Eco Harvest Wood: From Disaster To Sustainable Success

In 2007 Hurricane Felix tore through Nicaragua, destroying thousands of acres of prime forest. Greg Marsh knew the area well; he had been working with the indigenous Miskitu people since 1999. He set up a business to harvest the red laurel and cocobolo knocked down by the hurricane and export it.

Greg Marsh of Eco Harvest from Lloyd Alter on Vimeo.

Shaky start; I forgot my tripod

They worked with the Rainforest Alliance and Forest Stewardship Council to get FSC certification. It is nice stuff, the kinds of wood I usually keep away from because it is often sourced in rainforests under threat and cut illegally.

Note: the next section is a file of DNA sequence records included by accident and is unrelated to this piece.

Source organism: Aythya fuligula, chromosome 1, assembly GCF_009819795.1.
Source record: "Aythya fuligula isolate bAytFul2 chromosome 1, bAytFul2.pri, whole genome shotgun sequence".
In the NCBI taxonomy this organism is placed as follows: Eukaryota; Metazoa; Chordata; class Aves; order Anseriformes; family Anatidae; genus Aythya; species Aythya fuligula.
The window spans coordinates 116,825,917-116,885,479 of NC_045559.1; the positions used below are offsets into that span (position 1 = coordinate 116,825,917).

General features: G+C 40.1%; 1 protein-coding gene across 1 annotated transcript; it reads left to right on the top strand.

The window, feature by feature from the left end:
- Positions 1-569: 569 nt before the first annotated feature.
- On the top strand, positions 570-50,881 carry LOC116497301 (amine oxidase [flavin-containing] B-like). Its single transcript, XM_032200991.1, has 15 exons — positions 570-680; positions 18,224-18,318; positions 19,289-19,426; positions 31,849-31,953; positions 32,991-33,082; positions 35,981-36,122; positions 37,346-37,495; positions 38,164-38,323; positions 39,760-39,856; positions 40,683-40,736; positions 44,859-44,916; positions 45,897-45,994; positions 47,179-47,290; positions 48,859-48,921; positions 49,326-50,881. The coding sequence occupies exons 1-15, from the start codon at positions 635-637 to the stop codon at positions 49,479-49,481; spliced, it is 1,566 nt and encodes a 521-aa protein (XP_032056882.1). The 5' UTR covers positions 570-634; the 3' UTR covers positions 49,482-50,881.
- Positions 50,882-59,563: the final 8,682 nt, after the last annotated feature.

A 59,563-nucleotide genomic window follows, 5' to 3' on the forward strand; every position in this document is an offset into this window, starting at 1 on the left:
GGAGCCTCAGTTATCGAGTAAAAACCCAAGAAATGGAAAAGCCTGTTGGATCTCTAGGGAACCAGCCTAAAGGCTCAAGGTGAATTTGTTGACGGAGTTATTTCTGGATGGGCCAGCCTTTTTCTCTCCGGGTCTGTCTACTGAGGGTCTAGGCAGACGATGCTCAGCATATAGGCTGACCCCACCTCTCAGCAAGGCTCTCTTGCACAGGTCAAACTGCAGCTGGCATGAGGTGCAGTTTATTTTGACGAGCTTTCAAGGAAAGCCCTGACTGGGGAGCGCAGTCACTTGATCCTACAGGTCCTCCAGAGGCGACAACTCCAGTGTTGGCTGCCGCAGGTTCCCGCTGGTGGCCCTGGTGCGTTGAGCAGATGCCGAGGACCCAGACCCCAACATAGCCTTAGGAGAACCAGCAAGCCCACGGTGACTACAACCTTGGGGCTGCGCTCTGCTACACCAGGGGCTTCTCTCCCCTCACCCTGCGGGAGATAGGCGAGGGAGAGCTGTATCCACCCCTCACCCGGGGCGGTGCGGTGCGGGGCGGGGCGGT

I asked how big a supply there was and how long it would last, and was told "twenty-five years."

They have a nursery as well, planting four trees for every one they harvest, replanting areas cleared by the hurricane.

Nice hardwoods from indigenous peoples who are properly paid: that is a wood you can feel good about. Eco Harvest Wood, found at the Green Building Festival.

Tags: Nicaragua


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